I learned fast in Italy that you can't be a wallflower or people will simply ignore you.  By being a wallflower, you simply just make it easier for them not to acknowledge you, and they tend to love you for doing that since it generally makes their day easier.

In Italy, people LOVE to chat.  About stupid shit.  Shit that I would never talk about with strangers.  Would you talk to a stranger about how your dog died and you put it down because it was shitting all over the place?  Would you talk about all the dates that you have been on in the last few weeks and how they have all turned into sexual encounters?  Sure, with your BFF and sorority sisters, maybe.  But strangers who come to your counter.  Most likely no.  Why are these strangers talking about these kind of personal things, and, really, I saw what the promiscuous woman looked like -- I didn't really want to see her in my nightmares later on that evening.

I went to have copies of my passport made for some red tape shit I have to do here to get my residence permit (an aside...turns out the fifty pages of my passport I had copied was a waste of time since the immigration official only took the relevant pages), and I dutifully stood in line like any good American boy to wait my turn.  Moments later, five people came in and proceeded to "cut" me in line!  Hello, am I invisible??  The sixth person, a woman, yelled at the people behind the counter for ignoring me and told them that I was ahead of her (she still went in front of me, but at least she helped me to get the ball rolling).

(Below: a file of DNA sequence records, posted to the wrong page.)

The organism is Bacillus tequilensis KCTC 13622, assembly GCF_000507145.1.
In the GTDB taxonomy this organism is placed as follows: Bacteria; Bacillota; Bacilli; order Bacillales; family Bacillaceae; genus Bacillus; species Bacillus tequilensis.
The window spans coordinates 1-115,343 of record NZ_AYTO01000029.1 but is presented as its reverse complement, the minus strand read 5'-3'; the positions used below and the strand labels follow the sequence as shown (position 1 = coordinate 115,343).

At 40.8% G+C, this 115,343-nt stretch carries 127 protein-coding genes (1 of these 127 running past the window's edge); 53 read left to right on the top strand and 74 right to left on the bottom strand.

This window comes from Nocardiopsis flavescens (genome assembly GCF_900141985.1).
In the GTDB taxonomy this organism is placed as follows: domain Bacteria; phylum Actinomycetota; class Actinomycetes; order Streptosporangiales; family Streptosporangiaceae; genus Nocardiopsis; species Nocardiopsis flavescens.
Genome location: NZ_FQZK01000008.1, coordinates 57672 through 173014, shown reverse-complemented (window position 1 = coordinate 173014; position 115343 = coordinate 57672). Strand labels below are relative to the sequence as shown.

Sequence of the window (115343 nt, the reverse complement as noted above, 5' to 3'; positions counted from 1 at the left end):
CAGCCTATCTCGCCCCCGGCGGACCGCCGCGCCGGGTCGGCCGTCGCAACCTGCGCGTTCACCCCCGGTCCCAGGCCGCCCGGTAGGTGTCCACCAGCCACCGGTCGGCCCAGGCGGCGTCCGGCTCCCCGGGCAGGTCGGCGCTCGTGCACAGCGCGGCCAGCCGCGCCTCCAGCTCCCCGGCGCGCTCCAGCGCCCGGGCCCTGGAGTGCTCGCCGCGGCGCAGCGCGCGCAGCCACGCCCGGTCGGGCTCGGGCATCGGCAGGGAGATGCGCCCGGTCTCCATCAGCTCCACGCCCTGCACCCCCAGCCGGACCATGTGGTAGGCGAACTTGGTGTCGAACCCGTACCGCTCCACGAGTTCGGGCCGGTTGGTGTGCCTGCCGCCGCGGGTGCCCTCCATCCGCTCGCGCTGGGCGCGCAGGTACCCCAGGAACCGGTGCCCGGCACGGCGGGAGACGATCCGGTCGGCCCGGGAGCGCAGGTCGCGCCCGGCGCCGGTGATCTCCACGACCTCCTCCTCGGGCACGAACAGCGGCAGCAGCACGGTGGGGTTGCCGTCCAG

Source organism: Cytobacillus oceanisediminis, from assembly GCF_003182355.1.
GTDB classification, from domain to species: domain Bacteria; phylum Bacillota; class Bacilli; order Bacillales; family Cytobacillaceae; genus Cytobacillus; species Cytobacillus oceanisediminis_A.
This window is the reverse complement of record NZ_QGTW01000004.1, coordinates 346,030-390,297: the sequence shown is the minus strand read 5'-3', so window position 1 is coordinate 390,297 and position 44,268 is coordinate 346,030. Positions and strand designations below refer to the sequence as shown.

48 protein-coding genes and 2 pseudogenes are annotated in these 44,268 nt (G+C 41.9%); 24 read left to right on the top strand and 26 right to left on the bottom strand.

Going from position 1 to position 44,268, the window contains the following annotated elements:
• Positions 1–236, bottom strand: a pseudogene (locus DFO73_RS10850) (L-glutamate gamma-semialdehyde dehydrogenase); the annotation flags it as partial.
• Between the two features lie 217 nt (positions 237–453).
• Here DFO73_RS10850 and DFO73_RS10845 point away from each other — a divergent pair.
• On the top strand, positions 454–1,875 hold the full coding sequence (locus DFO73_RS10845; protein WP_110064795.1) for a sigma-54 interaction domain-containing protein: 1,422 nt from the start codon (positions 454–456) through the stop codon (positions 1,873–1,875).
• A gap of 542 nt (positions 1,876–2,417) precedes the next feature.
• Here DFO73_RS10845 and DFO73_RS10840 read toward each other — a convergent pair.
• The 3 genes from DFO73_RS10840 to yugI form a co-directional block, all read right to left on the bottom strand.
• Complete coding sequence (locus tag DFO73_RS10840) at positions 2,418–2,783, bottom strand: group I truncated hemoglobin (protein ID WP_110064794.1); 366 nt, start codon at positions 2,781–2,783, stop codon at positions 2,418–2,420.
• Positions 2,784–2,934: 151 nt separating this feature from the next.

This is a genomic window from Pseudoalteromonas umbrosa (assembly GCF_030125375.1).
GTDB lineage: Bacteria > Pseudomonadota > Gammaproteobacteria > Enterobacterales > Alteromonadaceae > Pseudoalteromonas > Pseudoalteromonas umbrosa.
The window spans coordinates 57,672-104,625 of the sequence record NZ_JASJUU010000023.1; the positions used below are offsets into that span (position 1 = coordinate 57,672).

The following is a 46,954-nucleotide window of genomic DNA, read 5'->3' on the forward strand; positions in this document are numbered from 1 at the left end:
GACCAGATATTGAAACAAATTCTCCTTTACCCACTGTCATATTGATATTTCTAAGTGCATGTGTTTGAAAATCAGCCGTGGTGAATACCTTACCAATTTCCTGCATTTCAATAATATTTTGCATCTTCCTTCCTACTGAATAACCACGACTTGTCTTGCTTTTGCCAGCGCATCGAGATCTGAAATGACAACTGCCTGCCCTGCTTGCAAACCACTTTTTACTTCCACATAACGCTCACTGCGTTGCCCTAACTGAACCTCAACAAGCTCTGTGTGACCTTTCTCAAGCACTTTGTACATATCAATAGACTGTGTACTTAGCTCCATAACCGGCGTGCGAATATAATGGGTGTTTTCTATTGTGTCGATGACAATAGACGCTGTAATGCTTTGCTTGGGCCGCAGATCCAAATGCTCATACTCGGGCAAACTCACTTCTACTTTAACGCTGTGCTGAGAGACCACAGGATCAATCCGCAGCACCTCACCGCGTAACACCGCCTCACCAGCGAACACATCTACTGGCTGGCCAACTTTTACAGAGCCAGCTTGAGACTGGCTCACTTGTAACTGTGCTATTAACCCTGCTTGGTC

The woman behind the counter proceeded to try to get me to talk to her about stupid shit.  She realized quickly that I wasn't Italian.  If my accent didn't give it away, my American passport in her hands certainly did.  She showed almost zero interest in helping me and moved at a snail's pace.  But with everyone else, the chatty types, she was zippin' and zoomin'.

I learned two things: